In this day and age of social media, there is a growing concern among health and nutrition experts about the integrity and accuracy of information available. Individuals are increasingly trusting in and following recommendations by celebrities or “nutrition experts” with little to no training. These recommendations are often more hype than science. While these “experts” may have the best of intentions to help individuals on the road to health, many of these celebrities and “nutritionists” often provide false hope and lead them down the wrong path.
They may have beautiful websites and social feeds, sensational success stories to support their recommendations, and plenty of followers eager for the secret to lean and healthy; but where is the science?
Registered dietitians (RDs), like those on our Healthy Dining team, go through years of schooling and comprehensive internships. Every step of a dietitian’s training is based on verifiable science and trusted methods. Dietitians are required to not only pass an extensive exam covering everything learned during those years of training but also complete ongoing certifications in order to stay on top of the science and maintain their licensing. These true nutrition experts understand all of the ins and outs of food and how it’s used by the body, from the first bite down to the molecular level.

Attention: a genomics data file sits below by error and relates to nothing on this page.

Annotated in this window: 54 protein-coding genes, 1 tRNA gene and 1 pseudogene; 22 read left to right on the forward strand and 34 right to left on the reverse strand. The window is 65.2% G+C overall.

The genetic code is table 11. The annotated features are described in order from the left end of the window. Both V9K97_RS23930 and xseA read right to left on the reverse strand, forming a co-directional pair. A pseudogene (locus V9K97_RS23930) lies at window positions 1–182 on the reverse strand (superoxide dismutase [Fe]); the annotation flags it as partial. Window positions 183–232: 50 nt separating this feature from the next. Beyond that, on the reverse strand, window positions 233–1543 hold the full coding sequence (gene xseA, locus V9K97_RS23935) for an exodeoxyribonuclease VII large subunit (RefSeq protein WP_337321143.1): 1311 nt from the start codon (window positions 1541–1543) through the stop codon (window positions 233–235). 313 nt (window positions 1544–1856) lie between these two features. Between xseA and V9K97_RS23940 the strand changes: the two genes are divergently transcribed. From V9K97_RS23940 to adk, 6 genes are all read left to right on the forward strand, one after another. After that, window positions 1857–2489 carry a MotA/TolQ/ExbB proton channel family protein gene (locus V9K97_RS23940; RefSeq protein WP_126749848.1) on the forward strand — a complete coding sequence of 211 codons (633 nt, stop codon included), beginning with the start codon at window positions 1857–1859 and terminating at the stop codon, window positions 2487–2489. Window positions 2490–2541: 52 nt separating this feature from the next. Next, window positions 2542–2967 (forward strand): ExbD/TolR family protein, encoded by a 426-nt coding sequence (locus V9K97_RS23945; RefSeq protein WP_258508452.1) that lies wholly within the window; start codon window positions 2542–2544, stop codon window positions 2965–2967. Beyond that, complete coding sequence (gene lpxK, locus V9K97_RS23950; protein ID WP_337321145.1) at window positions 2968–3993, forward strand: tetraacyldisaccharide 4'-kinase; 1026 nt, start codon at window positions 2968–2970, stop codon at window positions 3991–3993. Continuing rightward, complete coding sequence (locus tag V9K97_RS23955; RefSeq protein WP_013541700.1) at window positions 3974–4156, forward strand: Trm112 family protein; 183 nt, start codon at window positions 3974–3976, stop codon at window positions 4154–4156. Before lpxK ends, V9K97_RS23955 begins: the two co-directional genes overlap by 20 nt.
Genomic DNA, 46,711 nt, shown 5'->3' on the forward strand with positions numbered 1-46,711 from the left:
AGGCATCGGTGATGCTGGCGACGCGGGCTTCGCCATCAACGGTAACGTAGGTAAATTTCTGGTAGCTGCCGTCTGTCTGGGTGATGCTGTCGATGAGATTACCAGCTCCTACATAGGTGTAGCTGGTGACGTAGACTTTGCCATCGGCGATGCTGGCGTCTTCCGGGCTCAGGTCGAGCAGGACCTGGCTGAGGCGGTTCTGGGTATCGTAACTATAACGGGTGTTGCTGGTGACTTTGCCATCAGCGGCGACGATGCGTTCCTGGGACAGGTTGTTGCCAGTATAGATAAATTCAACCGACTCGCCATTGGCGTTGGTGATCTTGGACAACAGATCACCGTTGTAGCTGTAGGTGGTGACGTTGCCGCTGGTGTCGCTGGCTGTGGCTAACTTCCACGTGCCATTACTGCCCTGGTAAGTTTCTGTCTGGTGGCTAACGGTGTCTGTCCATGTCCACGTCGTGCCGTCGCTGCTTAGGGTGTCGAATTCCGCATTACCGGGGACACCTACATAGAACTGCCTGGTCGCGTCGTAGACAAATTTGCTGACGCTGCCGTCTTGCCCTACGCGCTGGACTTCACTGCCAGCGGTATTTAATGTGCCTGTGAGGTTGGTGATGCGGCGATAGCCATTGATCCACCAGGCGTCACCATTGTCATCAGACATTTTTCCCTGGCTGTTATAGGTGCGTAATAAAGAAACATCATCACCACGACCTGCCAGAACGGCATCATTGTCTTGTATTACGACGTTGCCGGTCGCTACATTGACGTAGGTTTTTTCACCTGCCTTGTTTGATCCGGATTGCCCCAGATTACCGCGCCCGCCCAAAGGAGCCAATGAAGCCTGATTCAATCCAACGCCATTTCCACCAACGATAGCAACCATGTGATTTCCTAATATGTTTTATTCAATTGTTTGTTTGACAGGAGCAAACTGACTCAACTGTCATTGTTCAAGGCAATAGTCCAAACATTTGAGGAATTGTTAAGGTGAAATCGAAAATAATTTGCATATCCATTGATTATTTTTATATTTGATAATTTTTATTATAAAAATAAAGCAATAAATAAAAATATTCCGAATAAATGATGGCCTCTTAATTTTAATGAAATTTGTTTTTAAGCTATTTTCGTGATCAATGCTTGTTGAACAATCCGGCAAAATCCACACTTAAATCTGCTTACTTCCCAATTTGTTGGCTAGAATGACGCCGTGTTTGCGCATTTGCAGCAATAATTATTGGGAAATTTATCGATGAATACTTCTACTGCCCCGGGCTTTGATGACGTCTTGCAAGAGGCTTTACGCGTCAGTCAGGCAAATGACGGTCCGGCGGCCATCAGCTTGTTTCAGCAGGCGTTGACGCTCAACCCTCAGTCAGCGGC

It’s no wonder the Healthy Dining team was so excited to run across a recent post on The Sun titled, Insta-gurus’ diet advice is hard to swallow: Beware of half-baked posts from self-styled nutritionists. The article sums up our growing concerns about the number of “nutrition experts” providing recommendations and includes commentary by Anthony Warner, aka The Angry Chef as well as several registered dietitians discussing why you should opt for a highly trained registered dietitian over a celebrity nutritionist when it comes to nutrition guidance. The Angry Chef states:
“I have a degree in biochemistry. I know that the vast majority of things that these self-styled gurus are chuntering on about are utter nonsense and have no scientific validation whatsoever.”
“I have a daughter in her early teens, and the thought of girls her age reading pseudo-scientific advice telling them to avoid huge lists of foods is horrifying.”
“It’s ‘woo’ masquerading as science, which apart from being untrue, can be potentially harmful. And people need to know this.”
The article also calls out these 10 common “expert” topics you should definitely take with a grain of salt:
1. Detoxes and Cleanses
2. Alkaline Foods
3. Coconut Oil
4. Butter in Coffee
5. Gluten-Free being Healthy
8. Spirit World Advice
9. Sugar Free
Following a healthy and balanced diet is key to a healthy lifestyle, but with the abundance of information readily available on the Internet and social media, it’s not always easy to determine what’s scientifically accurate and what is personal opinion. Work with a registered dietitian for the best nutrition recommendations. A highly trained RD can create a healthy eating plan that works for you, no detoxes required.